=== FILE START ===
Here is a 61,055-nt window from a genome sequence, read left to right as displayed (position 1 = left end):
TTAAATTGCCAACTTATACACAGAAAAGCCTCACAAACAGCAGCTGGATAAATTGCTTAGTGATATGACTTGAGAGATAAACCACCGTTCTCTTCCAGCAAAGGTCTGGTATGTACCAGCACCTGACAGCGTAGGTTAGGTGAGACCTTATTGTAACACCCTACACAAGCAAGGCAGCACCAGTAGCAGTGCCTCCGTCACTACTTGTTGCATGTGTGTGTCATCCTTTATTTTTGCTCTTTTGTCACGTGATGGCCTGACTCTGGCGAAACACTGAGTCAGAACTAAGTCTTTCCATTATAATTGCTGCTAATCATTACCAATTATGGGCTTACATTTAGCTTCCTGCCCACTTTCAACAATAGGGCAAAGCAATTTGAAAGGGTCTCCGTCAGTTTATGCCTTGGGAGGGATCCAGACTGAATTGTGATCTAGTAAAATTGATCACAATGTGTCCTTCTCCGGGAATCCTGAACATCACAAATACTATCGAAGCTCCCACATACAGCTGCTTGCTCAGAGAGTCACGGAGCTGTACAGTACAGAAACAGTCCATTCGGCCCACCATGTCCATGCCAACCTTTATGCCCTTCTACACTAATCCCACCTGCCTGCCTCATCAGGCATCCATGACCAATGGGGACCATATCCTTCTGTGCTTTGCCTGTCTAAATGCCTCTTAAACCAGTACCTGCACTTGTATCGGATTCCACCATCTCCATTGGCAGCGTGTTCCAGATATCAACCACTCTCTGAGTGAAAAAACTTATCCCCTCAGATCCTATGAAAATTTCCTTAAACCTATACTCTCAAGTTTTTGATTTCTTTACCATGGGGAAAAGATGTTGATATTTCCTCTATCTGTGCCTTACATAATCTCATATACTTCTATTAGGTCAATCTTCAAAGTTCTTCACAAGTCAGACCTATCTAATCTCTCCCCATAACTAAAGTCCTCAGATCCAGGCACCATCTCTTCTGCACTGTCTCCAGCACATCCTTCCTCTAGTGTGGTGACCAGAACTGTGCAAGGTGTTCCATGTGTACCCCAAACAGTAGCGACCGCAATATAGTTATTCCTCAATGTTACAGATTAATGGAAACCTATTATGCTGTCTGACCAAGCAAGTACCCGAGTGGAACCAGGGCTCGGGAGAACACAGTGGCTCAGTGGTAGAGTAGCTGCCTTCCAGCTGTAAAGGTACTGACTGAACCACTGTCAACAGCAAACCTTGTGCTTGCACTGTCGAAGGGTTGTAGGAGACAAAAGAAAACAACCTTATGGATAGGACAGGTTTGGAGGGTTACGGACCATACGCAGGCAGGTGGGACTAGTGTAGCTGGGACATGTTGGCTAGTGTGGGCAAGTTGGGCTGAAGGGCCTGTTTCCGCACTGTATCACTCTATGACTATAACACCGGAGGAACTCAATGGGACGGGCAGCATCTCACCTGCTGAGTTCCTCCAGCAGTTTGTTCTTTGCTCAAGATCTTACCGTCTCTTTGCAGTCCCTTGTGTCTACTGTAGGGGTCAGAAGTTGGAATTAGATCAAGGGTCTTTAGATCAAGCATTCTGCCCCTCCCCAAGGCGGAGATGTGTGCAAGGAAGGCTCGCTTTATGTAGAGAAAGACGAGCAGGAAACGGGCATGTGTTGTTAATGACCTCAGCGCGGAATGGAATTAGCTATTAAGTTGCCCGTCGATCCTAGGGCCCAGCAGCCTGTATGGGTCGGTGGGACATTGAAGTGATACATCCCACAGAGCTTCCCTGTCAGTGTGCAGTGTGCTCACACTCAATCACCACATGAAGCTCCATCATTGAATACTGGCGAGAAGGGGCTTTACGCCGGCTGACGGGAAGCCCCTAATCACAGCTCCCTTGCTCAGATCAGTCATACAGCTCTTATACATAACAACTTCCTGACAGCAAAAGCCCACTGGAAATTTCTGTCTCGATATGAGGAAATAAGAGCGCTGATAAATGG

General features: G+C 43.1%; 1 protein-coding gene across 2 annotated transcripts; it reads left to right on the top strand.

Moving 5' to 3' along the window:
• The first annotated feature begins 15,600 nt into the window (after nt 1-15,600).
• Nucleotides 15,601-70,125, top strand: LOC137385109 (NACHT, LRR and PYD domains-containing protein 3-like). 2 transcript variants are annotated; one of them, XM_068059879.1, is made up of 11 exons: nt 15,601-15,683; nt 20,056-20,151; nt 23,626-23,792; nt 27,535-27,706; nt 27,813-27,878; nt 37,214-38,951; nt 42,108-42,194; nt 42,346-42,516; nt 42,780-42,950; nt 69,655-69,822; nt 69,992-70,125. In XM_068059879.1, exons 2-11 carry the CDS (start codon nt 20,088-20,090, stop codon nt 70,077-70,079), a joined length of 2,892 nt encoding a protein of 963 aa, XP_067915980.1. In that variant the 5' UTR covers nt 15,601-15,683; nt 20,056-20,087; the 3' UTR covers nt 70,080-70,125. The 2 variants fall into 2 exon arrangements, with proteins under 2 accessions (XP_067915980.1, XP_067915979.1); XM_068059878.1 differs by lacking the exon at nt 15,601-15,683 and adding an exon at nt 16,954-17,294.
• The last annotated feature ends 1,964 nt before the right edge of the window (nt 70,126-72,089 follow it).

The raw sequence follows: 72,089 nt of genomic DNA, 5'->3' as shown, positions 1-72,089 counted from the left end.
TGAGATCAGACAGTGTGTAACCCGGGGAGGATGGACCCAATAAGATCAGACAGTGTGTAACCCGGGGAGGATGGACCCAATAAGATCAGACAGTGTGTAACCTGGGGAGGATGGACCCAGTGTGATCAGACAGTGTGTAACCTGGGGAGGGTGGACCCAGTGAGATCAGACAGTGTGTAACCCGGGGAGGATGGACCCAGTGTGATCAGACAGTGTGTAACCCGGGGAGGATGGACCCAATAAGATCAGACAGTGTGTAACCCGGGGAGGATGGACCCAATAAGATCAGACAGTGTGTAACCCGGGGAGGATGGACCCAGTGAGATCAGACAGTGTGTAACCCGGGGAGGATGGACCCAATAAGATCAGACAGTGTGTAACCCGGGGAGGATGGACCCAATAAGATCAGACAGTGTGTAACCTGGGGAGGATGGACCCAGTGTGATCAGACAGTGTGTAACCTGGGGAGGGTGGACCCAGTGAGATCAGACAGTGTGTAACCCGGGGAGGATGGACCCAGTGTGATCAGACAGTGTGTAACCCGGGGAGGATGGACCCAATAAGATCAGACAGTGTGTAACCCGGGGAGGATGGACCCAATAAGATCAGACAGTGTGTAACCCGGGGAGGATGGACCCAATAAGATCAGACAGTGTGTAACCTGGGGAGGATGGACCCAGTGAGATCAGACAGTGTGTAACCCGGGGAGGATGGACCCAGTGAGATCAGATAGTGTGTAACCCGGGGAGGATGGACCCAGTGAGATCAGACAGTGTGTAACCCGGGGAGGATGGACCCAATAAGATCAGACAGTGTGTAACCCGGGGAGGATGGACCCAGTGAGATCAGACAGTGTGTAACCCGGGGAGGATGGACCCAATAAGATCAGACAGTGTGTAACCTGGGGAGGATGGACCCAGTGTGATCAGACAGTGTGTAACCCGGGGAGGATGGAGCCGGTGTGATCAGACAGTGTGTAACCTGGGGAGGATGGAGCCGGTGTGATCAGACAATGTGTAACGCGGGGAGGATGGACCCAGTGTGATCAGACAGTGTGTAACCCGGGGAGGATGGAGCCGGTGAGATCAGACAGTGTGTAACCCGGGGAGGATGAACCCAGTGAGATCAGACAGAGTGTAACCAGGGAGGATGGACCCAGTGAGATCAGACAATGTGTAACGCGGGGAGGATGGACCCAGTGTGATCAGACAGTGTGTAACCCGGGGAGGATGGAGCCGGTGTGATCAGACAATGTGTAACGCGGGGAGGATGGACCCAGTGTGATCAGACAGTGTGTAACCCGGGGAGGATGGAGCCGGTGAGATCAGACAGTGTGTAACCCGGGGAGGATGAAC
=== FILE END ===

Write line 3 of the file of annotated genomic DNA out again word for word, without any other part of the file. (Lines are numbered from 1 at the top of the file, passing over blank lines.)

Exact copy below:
General features: G+C 43.1%; 1 protein-coding gene across 2 annotated transcripts; it reads left to right on the top strand.